The Interim The alleged importance of “sexual and reproductive health” and “gender equality” to the alleviation of world poverty was a point constantly hammered home like a mantra when the release of the annual State of the World Population Report by the United Nations Fund for Population was heralded at a press conference in Toronto Oct. 12.
Paddy Torsney, parliamentary secretary to the minister of international co-operation, Yves Bergevin, a Canadian and the UNFPA’s senior program adviser for its Africa division, and Katherine McDonald, executive director of the non-governmental organization Action Canada for Population and Development, served as speakers. They returned to the theme again and again during their addresses, in which they extolled the UNFPA report entitled, “The Promise of Equality: Gender Equity, Reproductive Health and the Millennium Development Goals.”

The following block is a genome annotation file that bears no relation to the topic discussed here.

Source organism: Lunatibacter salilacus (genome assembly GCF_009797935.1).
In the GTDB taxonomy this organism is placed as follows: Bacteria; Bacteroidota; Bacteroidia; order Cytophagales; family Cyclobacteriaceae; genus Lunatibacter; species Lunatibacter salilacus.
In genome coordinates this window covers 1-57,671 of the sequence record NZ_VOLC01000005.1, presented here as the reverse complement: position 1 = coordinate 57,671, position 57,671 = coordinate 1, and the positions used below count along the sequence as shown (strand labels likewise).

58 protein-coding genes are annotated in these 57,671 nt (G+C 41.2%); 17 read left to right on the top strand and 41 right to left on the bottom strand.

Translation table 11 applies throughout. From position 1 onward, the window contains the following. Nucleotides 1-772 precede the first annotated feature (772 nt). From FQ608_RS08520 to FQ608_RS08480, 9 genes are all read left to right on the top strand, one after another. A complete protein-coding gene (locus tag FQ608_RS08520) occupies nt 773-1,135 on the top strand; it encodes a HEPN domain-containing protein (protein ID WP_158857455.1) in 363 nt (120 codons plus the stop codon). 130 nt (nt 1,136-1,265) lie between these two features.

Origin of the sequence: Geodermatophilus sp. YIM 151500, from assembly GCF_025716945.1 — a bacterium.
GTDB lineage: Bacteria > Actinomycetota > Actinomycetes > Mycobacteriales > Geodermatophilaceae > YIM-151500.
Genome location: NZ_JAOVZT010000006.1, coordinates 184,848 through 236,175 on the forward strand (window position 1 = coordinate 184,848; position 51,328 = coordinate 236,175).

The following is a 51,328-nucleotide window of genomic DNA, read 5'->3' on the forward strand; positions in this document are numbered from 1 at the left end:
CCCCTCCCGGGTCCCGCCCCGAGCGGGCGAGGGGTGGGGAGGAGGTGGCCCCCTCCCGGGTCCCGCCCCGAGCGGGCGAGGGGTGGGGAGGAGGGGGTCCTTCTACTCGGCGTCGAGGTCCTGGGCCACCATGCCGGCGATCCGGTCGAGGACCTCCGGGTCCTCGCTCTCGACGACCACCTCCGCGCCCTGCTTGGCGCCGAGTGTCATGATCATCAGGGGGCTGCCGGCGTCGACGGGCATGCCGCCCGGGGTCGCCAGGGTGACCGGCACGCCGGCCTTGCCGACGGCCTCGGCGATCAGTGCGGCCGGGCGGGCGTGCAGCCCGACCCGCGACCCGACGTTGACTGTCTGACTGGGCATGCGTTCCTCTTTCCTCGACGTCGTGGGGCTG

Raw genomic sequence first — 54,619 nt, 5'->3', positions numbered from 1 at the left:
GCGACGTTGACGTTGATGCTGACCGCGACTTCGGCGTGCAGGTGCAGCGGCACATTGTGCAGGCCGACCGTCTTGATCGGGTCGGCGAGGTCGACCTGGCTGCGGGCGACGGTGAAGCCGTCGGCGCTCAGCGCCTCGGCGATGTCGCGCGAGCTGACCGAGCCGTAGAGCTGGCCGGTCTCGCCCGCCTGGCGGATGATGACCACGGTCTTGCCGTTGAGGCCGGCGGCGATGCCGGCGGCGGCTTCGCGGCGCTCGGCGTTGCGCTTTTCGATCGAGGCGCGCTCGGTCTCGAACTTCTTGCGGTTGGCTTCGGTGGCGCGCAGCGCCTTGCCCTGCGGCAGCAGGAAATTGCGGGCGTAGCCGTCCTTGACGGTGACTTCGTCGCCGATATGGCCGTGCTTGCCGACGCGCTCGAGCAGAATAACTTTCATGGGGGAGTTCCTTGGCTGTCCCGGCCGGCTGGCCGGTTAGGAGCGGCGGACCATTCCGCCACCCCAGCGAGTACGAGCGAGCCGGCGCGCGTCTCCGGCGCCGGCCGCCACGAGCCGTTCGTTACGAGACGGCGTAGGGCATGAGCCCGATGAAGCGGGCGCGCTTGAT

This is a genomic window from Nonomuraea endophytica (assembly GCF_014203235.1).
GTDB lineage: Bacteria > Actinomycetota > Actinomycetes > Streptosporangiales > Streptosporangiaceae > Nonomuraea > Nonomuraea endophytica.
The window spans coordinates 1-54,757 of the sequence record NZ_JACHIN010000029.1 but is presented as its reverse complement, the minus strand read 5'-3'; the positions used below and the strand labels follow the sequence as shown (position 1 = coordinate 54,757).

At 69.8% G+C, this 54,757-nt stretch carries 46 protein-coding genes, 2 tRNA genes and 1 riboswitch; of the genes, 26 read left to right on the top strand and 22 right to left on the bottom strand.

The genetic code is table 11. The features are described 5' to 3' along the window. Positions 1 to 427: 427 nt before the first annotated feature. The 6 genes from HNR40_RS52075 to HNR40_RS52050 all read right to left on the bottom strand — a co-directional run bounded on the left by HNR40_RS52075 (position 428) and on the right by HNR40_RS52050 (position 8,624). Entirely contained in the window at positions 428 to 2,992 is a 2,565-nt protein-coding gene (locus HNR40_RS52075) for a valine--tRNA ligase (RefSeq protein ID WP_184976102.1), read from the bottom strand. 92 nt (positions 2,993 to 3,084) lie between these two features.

On the theme of “gender equality,” the report claimed that, “Discrimination effectively squanders human capital by denying one-half of humanity the right to realize their full potential.” It harkened back to the 1994 International Conference on Population and Development in Cairo, Egypt, where a goal of “universal access to reproductive health services” was sought by the year 2015.
Torsney (incidentally, a Catholic) spoke on behalf of Minister of International Co-Operation Aileen Carroll (incidentally, another Catholic) in praising the federal government’s liaison with the pro-abortion and pro-population control group Action Canada for Population and Development.